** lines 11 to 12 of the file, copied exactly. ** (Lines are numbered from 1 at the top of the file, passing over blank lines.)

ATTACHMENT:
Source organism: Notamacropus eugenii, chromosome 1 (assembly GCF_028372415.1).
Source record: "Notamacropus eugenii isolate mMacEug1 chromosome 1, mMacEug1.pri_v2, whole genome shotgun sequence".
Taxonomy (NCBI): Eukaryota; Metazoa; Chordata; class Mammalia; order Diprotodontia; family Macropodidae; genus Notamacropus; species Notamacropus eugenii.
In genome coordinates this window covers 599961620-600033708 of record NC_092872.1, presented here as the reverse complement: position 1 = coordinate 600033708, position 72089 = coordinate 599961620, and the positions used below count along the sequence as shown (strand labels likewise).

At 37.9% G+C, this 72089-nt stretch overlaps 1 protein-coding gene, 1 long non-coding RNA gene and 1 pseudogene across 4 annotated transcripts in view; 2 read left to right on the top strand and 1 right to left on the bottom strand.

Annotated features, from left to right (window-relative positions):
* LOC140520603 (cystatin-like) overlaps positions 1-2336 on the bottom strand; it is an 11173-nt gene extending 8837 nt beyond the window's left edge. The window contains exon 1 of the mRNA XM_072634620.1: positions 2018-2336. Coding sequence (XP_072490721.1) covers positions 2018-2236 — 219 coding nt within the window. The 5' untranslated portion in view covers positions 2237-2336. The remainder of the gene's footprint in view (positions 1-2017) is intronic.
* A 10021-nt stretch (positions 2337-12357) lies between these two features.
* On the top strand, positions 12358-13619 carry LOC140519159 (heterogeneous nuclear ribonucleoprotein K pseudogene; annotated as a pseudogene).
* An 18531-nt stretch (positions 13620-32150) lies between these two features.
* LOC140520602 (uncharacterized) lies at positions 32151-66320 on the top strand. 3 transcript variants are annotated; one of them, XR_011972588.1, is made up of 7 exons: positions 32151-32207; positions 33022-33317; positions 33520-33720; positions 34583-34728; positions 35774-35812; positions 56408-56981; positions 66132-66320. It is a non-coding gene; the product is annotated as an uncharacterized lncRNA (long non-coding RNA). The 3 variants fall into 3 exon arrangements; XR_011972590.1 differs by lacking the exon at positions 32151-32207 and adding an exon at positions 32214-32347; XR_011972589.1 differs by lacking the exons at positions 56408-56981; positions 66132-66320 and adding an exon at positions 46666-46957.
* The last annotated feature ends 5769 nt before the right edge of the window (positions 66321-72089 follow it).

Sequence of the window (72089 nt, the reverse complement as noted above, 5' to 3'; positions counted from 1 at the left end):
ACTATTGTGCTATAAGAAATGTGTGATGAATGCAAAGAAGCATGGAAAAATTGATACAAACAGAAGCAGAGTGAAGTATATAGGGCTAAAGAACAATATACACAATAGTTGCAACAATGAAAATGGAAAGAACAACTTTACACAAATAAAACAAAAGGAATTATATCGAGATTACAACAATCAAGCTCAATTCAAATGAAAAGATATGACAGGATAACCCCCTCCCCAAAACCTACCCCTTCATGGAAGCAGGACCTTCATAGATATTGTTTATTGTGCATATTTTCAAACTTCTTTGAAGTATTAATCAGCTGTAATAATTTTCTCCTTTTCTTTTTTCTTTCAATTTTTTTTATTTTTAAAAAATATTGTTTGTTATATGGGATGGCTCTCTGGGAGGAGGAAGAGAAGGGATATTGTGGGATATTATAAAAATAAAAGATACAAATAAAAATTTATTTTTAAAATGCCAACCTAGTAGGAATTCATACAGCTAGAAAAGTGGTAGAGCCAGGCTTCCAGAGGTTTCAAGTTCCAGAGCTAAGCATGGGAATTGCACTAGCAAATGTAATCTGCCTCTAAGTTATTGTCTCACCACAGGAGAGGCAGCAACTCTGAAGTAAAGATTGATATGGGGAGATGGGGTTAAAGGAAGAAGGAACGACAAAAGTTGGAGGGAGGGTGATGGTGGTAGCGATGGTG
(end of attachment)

* LOC140520602 (uncharacterized) lies at positions 32151-66320 on the top strand. 3 transcript variants are annotated; one of them, XR_011972588.1, is made up of 7 exons: positions 32151-32207; positions 33022-33317; positions 33520-33720; positions 34583-34728; positions 35774-35812; positions 56408-56981; positions 66132-66320. It is a non-coding gene; the product is annotated as an uncharacterized lncRNA (long non-coding RNA). The 3 variants fall into 3 exon arrangements; XR_011972590.1 differs by lacking the exon at positions 32151-32207 and adding an exon at positions 32214-32347; XR_011972589.1 differs by lacking the exons at positions 56408-56981; positions 66132-66320 and adding an exon at positions 46666-46957.
* The last annotated feature ends 5769 nt before the right edge of the window (positions 66321-72089 follow it).